"There is something about Tasers and our police that just don't seem to be right," BART director Lynette Sweet said. She is fed up with what she calls the improper use of Tasers by BART police.
In April, an officer tasered a 13-year-old on a bicycle in Richmond.
"One of our BART police sergeants in pursuit, riding in his patrol car, sees the kid on the bike and he shoots out of his car window at the kid," Sweet said. "Fortunately, it missed."
Police officials took away the stun guns and conducted several months of training sessions. Officers got their Tasers back two weeks ago.
Then on Tuesday, BART police say an officer, whom they would not identify, tasered a fare evader at the downtown Berkeley station. They say he chased 35-year-old Jason Johnson up the stairwell while ordering him numerous times to stop. They ended up at Shattuck Avenue, where again BART police say, the officer shouted out warnings to Johnson.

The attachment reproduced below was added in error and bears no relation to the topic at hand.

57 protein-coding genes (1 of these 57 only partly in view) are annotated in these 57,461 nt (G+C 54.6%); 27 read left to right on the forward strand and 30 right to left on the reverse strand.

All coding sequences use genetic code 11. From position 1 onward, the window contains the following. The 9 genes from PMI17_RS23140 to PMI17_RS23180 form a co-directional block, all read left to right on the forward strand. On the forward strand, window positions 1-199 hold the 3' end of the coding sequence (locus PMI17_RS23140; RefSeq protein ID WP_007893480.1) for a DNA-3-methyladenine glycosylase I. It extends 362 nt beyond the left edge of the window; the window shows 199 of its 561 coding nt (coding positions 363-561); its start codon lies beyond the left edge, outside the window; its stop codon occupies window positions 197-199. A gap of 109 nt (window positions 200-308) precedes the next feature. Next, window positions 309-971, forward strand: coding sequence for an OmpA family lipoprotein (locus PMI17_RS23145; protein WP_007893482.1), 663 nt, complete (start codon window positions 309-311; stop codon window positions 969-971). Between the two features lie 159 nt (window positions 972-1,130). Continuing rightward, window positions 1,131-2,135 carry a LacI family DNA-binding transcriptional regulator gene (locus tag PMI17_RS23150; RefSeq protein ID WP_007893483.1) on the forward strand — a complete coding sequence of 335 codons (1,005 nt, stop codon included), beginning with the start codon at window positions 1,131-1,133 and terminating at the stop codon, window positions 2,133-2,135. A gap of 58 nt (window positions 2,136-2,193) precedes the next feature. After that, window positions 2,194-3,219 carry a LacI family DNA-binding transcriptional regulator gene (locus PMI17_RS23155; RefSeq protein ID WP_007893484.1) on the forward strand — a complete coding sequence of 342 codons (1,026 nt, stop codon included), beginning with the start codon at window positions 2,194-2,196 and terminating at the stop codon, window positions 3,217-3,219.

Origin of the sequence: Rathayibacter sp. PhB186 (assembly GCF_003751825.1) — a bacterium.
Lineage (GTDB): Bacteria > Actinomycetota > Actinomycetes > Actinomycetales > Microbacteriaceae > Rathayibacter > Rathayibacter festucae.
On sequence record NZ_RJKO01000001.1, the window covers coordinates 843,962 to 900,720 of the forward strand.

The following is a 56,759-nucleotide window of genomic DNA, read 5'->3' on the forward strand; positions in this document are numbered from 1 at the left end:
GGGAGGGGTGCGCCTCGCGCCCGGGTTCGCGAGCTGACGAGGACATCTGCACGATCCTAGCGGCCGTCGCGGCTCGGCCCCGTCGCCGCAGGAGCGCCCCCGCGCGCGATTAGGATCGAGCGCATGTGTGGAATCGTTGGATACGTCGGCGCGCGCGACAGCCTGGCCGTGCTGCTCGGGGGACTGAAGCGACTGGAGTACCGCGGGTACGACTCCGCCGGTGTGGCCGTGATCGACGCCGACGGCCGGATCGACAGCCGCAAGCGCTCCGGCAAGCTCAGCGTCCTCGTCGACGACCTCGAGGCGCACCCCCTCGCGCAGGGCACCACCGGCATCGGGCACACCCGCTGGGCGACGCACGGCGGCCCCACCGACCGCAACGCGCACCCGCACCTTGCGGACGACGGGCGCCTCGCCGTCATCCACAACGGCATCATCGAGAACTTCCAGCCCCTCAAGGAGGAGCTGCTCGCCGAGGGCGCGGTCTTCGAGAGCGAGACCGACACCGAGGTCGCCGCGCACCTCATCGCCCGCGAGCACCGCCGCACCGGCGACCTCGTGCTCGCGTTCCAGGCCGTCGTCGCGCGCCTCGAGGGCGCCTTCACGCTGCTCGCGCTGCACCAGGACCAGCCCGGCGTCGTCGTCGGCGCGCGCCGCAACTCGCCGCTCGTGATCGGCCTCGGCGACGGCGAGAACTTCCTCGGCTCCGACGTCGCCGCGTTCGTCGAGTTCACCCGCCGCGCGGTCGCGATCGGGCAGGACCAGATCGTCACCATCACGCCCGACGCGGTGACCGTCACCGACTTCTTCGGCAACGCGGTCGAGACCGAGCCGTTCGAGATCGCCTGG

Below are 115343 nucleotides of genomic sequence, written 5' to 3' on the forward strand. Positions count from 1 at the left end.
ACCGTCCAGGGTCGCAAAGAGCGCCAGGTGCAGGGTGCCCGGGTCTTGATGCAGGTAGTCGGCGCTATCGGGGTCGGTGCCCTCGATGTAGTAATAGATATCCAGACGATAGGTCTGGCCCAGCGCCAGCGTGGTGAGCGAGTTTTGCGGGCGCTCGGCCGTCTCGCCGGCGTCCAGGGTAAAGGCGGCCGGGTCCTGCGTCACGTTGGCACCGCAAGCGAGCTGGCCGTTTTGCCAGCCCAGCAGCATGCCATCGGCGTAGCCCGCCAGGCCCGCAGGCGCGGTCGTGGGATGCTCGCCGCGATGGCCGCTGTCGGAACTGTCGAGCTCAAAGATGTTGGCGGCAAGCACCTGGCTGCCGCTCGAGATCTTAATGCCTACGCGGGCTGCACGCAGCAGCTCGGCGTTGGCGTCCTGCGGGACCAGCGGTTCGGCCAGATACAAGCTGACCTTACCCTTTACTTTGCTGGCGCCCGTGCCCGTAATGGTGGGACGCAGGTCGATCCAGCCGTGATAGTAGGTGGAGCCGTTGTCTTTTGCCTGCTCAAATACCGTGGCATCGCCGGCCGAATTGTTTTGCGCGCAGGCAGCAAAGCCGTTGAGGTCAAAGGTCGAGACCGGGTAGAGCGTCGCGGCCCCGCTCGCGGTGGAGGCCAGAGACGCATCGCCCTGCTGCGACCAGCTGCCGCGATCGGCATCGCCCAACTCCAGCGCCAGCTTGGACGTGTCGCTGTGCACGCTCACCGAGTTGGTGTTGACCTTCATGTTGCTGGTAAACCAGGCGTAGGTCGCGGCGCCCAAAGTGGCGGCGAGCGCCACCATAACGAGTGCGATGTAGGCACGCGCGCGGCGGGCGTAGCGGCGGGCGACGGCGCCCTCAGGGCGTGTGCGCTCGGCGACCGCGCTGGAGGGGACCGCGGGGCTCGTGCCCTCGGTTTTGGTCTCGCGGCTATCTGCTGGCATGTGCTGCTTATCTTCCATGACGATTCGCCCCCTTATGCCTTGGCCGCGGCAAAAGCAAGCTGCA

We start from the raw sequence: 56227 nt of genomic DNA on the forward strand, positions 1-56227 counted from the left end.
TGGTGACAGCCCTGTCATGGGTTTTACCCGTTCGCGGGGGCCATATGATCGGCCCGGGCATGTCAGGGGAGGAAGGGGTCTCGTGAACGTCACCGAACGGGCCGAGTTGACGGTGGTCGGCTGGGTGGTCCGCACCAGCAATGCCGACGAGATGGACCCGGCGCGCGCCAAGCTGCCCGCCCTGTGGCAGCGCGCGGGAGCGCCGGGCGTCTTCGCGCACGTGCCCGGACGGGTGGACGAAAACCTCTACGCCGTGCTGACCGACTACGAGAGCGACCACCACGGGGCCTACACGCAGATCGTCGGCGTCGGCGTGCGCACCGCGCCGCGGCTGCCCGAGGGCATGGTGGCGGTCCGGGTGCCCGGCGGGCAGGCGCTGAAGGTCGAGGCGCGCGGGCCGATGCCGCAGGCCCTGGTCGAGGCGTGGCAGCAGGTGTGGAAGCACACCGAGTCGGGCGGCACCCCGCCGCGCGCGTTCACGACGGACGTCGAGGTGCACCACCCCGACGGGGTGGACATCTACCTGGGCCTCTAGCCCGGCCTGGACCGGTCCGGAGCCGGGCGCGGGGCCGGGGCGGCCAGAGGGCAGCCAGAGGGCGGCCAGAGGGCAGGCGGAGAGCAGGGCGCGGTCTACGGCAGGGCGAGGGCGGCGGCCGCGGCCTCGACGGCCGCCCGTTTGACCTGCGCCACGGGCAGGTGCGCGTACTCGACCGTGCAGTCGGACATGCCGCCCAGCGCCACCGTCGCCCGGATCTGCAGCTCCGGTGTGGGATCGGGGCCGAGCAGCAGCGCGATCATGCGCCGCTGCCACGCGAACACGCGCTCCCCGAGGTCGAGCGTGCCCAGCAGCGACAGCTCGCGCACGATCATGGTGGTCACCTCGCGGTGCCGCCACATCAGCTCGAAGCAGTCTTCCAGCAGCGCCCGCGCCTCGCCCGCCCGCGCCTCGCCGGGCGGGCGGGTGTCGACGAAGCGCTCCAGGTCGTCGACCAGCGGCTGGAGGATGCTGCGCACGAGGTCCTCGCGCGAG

"The officer tried to grab the subject numerous times," Cmdr. Dan Hartwig said. "The suspect balled his hands into a fist-type action, took a stance as though he was going to fight with the officer."
That's when the officer reportedly fired his Taser and made the arrest.
"This officer made a split-second decision," Hartwig said. "The investigation will show whether he followed the process and procedures."
Sweet believes the officers involved in the two recent incidents did violate department policy. "I get that they need to use them in certain instances, but those instances need to be imminent threats."
The BART policy states that officers cannot use Tasers unless they are in "imminent threat of bodily injury."
Sweet has introduced legislation to ban Tasers from the police force, and she hopes that legislation will come up shortly.